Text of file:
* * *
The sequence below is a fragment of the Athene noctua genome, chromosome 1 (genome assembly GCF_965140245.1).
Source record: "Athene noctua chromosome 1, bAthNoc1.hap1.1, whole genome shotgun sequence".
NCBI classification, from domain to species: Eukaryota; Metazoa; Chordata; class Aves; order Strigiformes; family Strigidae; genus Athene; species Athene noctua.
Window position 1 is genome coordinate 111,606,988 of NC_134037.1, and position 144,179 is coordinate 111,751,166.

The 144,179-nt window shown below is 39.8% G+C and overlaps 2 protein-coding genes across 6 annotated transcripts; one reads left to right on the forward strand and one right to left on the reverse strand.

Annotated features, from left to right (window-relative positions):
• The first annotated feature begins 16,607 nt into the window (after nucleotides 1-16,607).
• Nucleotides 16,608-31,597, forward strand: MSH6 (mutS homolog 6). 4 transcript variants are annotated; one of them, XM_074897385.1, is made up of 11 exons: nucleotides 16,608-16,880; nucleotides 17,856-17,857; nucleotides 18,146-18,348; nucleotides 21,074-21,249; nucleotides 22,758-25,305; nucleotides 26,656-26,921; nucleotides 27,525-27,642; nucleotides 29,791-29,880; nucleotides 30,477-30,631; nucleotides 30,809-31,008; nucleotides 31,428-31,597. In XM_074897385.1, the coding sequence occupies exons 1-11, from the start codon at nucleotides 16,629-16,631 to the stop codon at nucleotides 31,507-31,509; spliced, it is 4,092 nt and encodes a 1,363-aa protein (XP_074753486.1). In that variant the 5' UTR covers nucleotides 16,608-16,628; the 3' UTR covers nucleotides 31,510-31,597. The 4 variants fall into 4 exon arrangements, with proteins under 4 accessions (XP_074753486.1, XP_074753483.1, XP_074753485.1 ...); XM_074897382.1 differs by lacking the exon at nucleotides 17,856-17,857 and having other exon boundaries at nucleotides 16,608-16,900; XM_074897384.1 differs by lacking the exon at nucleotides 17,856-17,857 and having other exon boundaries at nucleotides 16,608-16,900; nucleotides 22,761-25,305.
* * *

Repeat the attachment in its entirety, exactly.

The sequence below is a fragment of the Athene noctua genome, chromosome 1 (genome assembly GCF_965140245.1).
Source record: "Athene noctua chromosome 1, bAthNoc1.hap1.1, whole genome shotgun sequence".
NCBI classification, from domain to species: Eukaryota; Metazoa; Chordata; class Aves; order Strigiformes; family Strigidae; genus Athene; species Athene noctua.
Window position 1 is genome coordinate 111,606,988 of NC_134037.1, and position 144,179 is coordinate 111,751,166.

The 144,179-nt window shown below is 39.8% G+C and overlaps 2 protein-coding genes across 6 annotated transcripts; one reads left to right on the forward strand and one right to left on the reverse strand.

Annotated features, from left to right (window-relative positions):
• The first annotated feature begins 16,607 nt into the window (after nucleotides 1-16,607).
• Nucleotides 16,608-31,597, forward strand: MSH6 (mutS homolog 6). 4 transcript variants are annotated; one of them, XM_074897385.1, is made up of 11 exons: nucleotides 16,608-16,880; nucleotides 17,856-17,857; nucleotides 18,146-18,348; nucleotides 21,074-21,249; nucleotides 22,758-25,305; nucleotides 26,656-26,921; nucleotides 27,525-27,642; nucleotides 29,791-29,880; nucleotides 30,477-30,631; nucleotides 30,809-31,008; nucleotides 31,428-31,597. In XM_074897385.1, the coding sequence occupies exons 1-11, from the start codon at nucleotides 16,629-16,631 to the stop codon at nucleotides 31,507-31,509; spliced, it is 4,092 nt and encodes a 1,363-aa protein (XP_074753486.1). In that variant the 5' UTR covers nucleotides 16,608-16,628; the 3' UTR covers nucleotides 31,510-31,597. The 4 variants fall into 4 exon arrangements, with proteins under 4 accessions (XP_074753486.1, XP_074753483.1, XP_074753485.1 ...); XM_074897382.1 differs by lacking the exon at nucleotides 17,856-17,857 and having other exon boundaries at nucleotides 16,608-16,900; XM_074897384.1 differs by lacking the exon at nucleotides 17,856-17,857 and having other exon boundaries at nucleotides 16,608-16,900; nucleotides 22,761-25,305.